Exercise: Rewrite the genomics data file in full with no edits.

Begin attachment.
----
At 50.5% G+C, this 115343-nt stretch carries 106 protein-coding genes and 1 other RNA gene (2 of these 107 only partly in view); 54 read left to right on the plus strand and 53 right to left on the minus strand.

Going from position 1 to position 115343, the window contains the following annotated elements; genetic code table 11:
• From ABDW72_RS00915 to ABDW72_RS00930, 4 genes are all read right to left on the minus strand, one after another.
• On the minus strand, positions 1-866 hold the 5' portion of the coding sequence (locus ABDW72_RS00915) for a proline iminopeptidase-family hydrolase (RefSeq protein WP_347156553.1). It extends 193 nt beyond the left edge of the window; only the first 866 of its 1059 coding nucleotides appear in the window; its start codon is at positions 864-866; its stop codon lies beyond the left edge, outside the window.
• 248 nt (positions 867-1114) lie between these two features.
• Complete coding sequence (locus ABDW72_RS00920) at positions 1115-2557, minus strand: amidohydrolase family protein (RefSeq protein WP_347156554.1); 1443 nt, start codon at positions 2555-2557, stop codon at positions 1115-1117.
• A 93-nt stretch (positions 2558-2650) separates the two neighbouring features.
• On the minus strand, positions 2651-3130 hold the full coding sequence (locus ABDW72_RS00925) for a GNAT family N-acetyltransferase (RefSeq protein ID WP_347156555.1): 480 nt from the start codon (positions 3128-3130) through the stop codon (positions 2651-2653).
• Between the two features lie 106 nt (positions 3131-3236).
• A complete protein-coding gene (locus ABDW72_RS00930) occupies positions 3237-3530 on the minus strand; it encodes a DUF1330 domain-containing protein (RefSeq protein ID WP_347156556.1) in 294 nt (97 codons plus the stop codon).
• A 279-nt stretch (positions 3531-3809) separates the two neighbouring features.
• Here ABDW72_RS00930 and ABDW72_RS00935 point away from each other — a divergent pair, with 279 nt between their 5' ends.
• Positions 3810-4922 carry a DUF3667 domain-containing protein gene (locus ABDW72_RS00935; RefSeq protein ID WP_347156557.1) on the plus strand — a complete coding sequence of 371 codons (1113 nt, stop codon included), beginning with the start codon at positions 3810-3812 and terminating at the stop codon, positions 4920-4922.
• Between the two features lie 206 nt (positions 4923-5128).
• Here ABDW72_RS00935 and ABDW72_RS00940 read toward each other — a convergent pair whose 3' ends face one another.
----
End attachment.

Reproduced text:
At 50.5% G+C, this 115343-nt stretch carries 106 protein-coding genes and 1 other RNA gene (2 of these 107 only partly in view); 54 read left to right on the plus strand and 53 right to left on the minus strand.

Going from position 1 to position 115343, the window contains the following annotated elements; genetic code table 11:
• From ABDW72_RS00915 to ABDW72_RS00930, 4 genes are all read right to left on the minus strand, one after another.
• On the minus strand, positions 1-866 hold the 5' portion of the coding sequence (locus ABDW72_RS00915) for a proline iminopeptidase-family hydrolase (RefSeq protein WP_347156553.1). It extends 193 nt beyond the left edge of the window; only the first 866 of its 1059 coding nucleotides appear in the window; its start codon is at positions 864-866; its stop codon lies beyond the left edge, outside the window.
• 248 nt (positions 867-1114) lie between these two features.
• Complete coding sequence (locus ABDW72_RS00920) at positions 1115-2557, minus strand: amidohydrolase family protein (RefSeq protein WP_347156554.1); 1443 nt, start codon at positions 2555-2557, stop codon at positions 1115-1117.
• A 93-nt stretch (positions 2558-2650) separates the two neighbouring features.
• On the minus strand, positions 2651-3130 hold the full coding sequence (locus ABDW72_RS00925) for a GNAT family N-acetyltransferase (RefSeq protein ID WP_347156555.1): 480 nt from the start codon (positions 3128-3130) through the stop codon (positions 2651-2653).
• Between the two features lie 106 nt (positions 3131-3236).
• A complete protein-coding gene (locus ABDW72_RS00930) occupies positions 3237-3530 on the minus strand; it encodes a DUF1330 domain-containing protein (RefSeq protein ID WP_347156556.1) in 294 nt (97 codons plus the stop codon).
• A 279-nt stretch (positions 3531-3809) separates the two neighbouring features.
• Here ABDW72_RS00930 and ABDW72_RS00935 point away from each other — a divergent pair, with 279 nt between their 5' ends.
• Positions 3810-4922 carry a DUF3667 domain-containing protein gene (locus ABDW72_RS00935; RefSeq protein ID WP_347156557.1) on the plus strand — a complete coding sequence of 371 codons (1113 nt, stop codon included), beginning with the start codon at positions 3810-3812 and terminating at the stop codon, positions 4920-4922.
• Between the two features lie 206 nt (positions 4923-5128).
• Here ABDW72_RS00935 and ABDW72_RS00940 read toward each other — a convergent pair whose 3' ends face one another.